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1949 Super Sedanette Survivor


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Great adventure you shared with your brother! Bet you were both grinning like idiots. When you're dealing with marginal brake hydraulics on these old beauties, just remember that you do have a backup system - the emergency brake. If the rear drums and shoes are known to be good and the cable and foot pedal are operating properly, you can haul an old car to a safe stop using just the bio-mechanical power of your left foot. That's no reason to neglect the primary system but it's good to know you have a second chance, when the main pedal goes splat.

Just had to call up your gorgeous photos again, so's we don't forget what we're talking about.

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Woohoo! Got to take my first test drive!

After pulling cautiously out of the garage and down the driveway, I decided to take it up and down the street. Made a turn around at the cul de sac, taking up the entire circle to turn, and headed back toward the house. Those finger grips in that big steering wheel are not just there for looks! Anyway, it was stopping and going pretty good, so I kept going. It was about 8:30PM last night, and I went the mile or so to my brother's house. I pulled up in his drive and honked the big ol horn. :cool:

After mulling it over for a few minutes (or maybe 30 seconds), we decided to take it out for a more serious test drive. The dash lights are not working, or I don't know how to turn them on. So my brother held a flashlight to the gauges so we could see how fast we were going. First we went down a windy road for a mile or so at about 45. It was a bit wallowy on the tighter turns. I think the shocks are going to need some attention. But the handling was reasonably good. It tracked straight and the steering felt as tight as it should.

The engine pulled well, and fairly smooth, but there was just a hint of roughness. I haven't touched it yet as far as tuning goes. It's burning very clean--no trace of smoke from the exhaust. The Dynaflow... well I guess you don't talk about how they shift... it just goes. The good thing is that it goes. We took it out on a highway and got up to about 55 and it rode pretty smooth and quiet. There were a couple of random interior rattles when hitting bumps in the road but it's pretty tight overall. The heaters worked Yay! We put the old radio on an old station for a while -- it picks up a lot of stations! Turn signals are hard to get used to with the lever being on the right side of the column instead of the left.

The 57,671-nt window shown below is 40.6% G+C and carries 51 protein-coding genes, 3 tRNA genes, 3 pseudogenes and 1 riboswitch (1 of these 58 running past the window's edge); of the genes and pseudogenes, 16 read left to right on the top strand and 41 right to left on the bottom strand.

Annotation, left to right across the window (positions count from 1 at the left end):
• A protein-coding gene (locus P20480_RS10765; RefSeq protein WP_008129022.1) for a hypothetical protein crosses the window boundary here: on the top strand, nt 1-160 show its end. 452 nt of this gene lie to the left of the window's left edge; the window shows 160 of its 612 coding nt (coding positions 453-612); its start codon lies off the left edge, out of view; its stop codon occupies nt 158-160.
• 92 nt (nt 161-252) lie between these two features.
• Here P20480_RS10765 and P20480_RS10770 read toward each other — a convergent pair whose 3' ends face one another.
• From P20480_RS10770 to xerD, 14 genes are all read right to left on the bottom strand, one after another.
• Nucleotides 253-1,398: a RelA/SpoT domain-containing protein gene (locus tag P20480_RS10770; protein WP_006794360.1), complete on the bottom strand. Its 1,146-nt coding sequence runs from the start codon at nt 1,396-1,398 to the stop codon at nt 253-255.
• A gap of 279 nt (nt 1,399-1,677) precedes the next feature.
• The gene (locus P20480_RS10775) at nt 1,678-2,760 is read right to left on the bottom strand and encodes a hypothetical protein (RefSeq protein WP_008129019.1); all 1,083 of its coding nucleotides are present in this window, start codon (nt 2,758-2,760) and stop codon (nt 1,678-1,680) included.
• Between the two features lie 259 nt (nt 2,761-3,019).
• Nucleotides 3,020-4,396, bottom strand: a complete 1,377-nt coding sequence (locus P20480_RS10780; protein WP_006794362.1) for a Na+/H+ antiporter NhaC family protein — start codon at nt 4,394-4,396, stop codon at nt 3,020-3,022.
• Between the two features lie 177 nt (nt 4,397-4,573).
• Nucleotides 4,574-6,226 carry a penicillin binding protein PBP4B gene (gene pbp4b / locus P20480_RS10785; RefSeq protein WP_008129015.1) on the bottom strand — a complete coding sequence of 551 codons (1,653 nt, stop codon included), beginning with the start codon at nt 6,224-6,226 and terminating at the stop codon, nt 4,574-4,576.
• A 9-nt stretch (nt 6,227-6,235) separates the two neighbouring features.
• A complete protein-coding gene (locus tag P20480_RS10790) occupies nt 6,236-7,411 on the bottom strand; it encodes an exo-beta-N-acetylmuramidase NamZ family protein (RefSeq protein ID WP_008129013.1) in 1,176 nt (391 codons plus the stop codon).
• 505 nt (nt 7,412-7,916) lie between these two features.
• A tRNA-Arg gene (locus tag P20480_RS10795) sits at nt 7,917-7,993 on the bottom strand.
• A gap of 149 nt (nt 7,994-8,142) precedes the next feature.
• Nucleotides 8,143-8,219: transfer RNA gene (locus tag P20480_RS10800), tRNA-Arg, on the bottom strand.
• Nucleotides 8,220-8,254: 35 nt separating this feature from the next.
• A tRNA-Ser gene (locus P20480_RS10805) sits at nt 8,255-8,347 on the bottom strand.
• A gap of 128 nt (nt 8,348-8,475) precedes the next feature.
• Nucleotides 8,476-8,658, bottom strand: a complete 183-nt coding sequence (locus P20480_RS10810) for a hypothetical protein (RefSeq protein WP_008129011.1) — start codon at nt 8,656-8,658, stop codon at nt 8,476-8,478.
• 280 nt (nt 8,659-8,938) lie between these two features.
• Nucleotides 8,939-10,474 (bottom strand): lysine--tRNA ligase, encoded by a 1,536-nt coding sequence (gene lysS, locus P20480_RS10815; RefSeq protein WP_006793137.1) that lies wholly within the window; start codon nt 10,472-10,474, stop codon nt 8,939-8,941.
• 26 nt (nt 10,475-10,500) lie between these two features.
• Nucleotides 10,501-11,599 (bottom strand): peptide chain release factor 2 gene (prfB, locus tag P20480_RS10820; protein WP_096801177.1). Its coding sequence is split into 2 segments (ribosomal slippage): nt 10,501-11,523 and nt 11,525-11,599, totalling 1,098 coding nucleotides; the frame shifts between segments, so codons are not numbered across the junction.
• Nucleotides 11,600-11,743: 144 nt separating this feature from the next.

Now for the bad. Going around tight left-hand turns, like pulling a U-turn at the light, the transmission slipped badly. I'm pretty sure it's just low on fluid. What fluid do they take? The manual just says "add Special Buick Oil for Dynaflow Drive". What the heck is that?

Then the brakes started squeeling under use. I think it's the front right side. I had them a little tight to start with, assuming that they'll quickly need readjusting, so they were a bit on the hot side. I didn't turn the front drums either, so maybe the surface is not the best for bedding new shoes. I'll have to pop that drum off and check it out.

The engine temp stayed below the 1/2 mark on the gauge the whole time, if it can be trusted. Headlights and charging system (still 6 volt) seemed to be working pretty good.

When I got it home and parked I saw a nice trail of red tranny fluid where I backed it into the garage. All in all, nothing unexpected for first run-out of a 64 year old original car.

Gerald,

That was a fun first ride in your car. I'm sure it will fit under the tree if you want to make a Christmas gift of it to me.

Thanks,

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Congrats on your test drive! The dash lights on my '55 re-activated on their own last week (woohoo!) after numerous weekly drives to the cruise night where the drive home is always lights-on - so some cycling of the switch might bring those back. Also try twisting the knob to run the brightness rheostat (if your '49 has that) through some cycles. Dash lights - mmm it was sweet to see those without doing any extra work...

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Nice car. I have found on the post war Buicks that the headlight switches often suffer from corrosion problems in the dash light rheostat area. I have fixed them by using a continuity tester and testing EVERY connection. I have found that the rivet connectors in the switch get oxidized and fail to pas voltage. I clean the connectors and bridge the connection with some carefully placed solder. There are about 6 rivets holding pieces together that corrode and need to be cleaned.

Bill